In sum, the Igbo defeat in the war reduced their importance in the scheme of Nigerian socio-political and economic life. The war wiped out their savings, killed off the flower of their youth, and left their land devastated and their collective psyche traumatised.
The end of the war coincided with the oil-boom of the 1970s. The rush of petrodollars hijacked the trajectory of Nigerian development and incited the outright pilfering of state resources by an elite which was endowed with the avarice of colonial masters, but this time had a black face. Few plans were made to manage this windfall for the benefit of Nigeria’s skyrocketing population, or the education and employment of its growing ranks of young people. When oil prices, inevitably, fell in the world market in the early and late 80s, Nigeria reeled. The standard of living fell and inflation soared. In these conditions, Nigeria became an ecosystem of crime, corruption and violence. As the population continued to grow, the country amassed an army of youths, who were increasingly disaffected in a country that offered them no chance, no perspective for the future, and no opportunities to actualise themselves.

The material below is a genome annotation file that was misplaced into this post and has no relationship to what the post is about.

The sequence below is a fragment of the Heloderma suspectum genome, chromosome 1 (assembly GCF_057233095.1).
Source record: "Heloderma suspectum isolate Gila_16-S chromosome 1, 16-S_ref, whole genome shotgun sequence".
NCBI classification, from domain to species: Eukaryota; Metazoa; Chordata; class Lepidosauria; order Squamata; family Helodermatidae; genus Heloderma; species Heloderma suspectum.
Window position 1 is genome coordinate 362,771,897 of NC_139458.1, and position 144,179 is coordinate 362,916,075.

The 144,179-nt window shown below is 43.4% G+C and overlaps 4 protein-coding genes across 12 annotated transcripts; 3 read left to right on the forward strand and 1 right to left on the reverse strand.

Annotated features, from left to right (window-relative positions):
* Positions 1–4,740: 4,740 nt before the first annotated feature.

The Igbo, being a market-dominant and entrepreneurial group, were hit hard by the protracted economic crisis. Their enterprising spirit was heavily circumscribed by those lack of opportunities, leaving them at the mercy of the events. Igbos left Nigeria in droves, in search of greener pastures. The majority stayed home, hungry, angry and forlorn.
Ethno-religious conflict fuels secessionist movement
Two factors have helped crystallise this decades-long discontent among the Igbo into a neo-secessionist movement with a real following: the threat posed by the fearsome rise of other armed groups in Nigeria, and the election of a divisive, polarising president who is widely seen as favouring his ethnic kinsmen in conflicts involving those armed groups.